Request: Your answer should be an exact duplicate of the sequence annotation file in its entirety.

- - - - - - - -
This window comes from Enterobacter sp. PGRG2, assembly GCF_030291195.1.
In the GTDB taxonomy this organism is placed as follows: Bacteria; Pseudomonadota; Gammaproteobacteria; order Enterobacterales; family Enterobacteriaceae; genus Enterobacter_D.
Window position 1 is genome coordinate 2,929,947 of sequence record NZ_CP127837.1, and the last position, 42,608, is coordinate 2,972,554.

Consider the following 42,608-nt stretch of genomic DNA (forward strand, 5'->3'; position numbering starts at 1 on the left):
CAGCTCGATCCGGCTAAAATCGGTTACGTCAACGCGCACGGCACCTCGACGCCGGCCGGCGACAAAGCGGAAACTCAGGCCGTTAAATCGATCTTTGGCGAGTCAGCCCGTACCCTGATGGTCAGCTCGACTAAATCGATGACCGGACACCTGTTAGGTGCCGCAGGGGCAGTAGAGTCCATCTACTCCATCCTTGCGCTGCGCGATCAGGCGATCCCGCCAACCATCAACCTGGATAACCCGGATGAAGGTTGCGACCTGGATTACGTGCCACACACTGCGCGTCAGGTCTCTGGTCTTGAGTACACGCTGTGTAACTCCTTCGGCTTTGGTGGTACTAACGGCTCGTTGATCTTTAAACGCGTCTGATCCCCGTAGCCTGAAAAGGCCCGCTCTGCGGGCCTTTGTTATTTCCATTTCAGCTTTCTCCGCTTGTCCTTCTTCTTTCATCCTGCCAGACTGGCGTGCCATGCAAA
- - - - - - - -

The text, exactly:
This window comes from Enterobacter sp. PGRG2, assembly GCF_030291195.1.
In the GTDB taxonomy this organism is placed as follows: Bacteria; Pseudomonadota; Gammaproteobacteria; order Enterobacterales; family Enterobacteriaceae; genus Enterobacter_D.
Window position 1 is genome coordinate 2,929,947 of sequence record NZ_CP127837.1, and the last position, 42,608, is coordinate 2,972,554.

Consider the following 42,608-nt stretch of genomic DNA (forward strand, 5'->3'; position numbering starts at 1 on the left):
CAGCTCGATCCGGCTAAAATCGGTTACGTCAACGCGCACGGCACCTCGACGCCGGCCGGCGACAAAGCGGAAACTCAGGCCGTTAAATCGATCTTTGGCGAGTCAGCCCGTACCCTGATGGTCAGCTCGACTAAATCGATGACCGGACACCTGTTAGGTGCCGCAGGGGCAGTAGAGTCCATCTACTCCATCCTTGCGCTGCGCGATCAGGCGATCCCGCCAACCATCAACCTGGATAACCCGGATGAAGGTTGCGACCTGGATTACGTGCCACACACTGCGCGTCAGGTCTCTGGTCTTGAGTACACGCTGTGTAACTCCTTCGGCTTTGGTGGTACTAACGGCTCGTTGATCTTTAAACGCGTCTGATCCCCGTAGCCTGAAAAGGCCCGCTCTGCGGGCCTTTGTTATTTCCATTTCAGCTTTCTCCGCTTGTCCTTCTTCTTTCATCCTGCCAGACTGGCGTGCCATGCAAA